There are exotic currency pairs and exotic indicators. Like many things, they are generally termed or coined “exotic” when they are traded or used by the fewest number of traders. However, this takes nothing away from their efficacy. Just as traders can profit from trading exotic currencies, so they can earn from using so called exotic indicators.
“Exotic” Forex Indicators
Indeed, more traders are coming to appreciate the differences and insights these technical indicators provide, with increasing numbers of traders citing them as the edge they need in competitive markets.
Most traders think of Elliott Waves or Gann Angles and trendlines as “exotic.” However, their application is more widely applied than many traders would acknowledge. They have become more mainstream and less “exotic,” even if the rules and guidelines for their usage are opaque and often contradictory.
While Japanese candlesticks, MACD, moving averages, Bollinger Bands and RSI remain at the top on the popularity scale, traders are increasingly finding that they lack the ability to give a full read of the markets. Without exception, most technical indicators are lagging and most cannot pierce the veil of forward price projectivity. Traders using conventional indicators will usually employ the most conservative of trading strategies to match the information they are receiving. Often, they have little choice as the depth provided by most indicators, is marginal at best. The “exotic” indicators give traders another often deeper perspective and allow the most astute to “open the kimono” on more precise market entries as well as exits.
There are many indicators traders might classify as exotic. Most of them are variations on common technical indicators further developed by traders and programmers for popular trading platforms such as MetaTrader 4. Here are three of the more popular among the unpopular:
Ichimoku Indicator Review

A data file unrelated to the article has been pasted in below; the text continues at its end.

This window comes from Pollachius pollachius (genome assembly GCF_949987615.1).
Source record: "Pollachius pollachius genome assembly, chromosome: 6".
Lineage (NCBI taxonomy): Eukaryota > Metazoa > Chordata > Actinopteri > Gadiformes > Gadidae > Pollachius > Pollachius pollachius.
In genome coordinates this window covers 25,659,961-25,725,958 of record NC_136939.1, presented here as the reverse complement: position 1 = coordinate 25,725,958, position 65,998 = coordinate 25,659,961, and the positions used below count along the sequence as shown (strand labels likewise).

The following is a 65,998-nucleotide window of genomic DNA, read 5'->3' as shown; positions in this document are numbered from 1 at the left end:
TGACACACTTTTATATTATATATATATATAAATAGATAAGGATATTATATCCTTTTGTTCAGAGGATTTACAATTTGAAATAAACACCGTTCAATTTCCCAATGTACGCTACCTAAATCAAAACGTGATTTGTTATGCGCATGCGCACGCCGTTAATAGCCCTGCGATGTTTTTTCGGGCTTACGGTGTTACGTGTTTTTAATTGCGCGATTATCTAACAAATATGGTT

The Japanese pictogram method of viewing moving averages and their relationship to prices. Although this indicator is gaining in usage due to ease of interpretation (all you need are a working set of eyeballs) and the applicability for short term AND longer term traders. This indicator is now finding a larger audience amongst traders as it has proven it’s worth by keeping swing and longer term position traders out of trades predicated on false breakouts and ranging rather than trending price action. The width of the Ichimoku cloud gives traders a margin of error so they can confirm momentum and future price targets while reducing overall trading risk. It is one of the better trading signals since it tends to eliminate much market noise and provide clearer visual cues for the patient trader. The only drawback, is that it can clutter up charts and obscure other indicators, but the advantage of having an “all in one” indicator which includes support and resistance levels derived from previous pricing data…as well as probably support/resistance levels, is catching on.
Heiken Ashi Indicator Review
If you peered over the shoulders of institutional traders, you are not likely to find many using this indicator. Some, consider it a distraction and not very useful for discerning trends. However, it is gaining a following due to it’s inherent simplicity and is a very efficient and easy to read means of filtering out some of the noise generated in volatile markets. Some traders shrink the Heiken Ashi chart window to a small size so they can see trend changes, while keeping their main charts in larger viewing mode. A few platforms (MT4 and MT5) allow traders to overlay the Heiken Ashi over Japanese candlesticks. Most traders will superimpose the candlesticks using black and white for the Hekien Ashi, while employing blue (or green) and red colors for their regular candlesticks. This is one of the best ways to view them as traders can get price as well as trend changes all with one look, and it’s excellent for timing market entries and exits.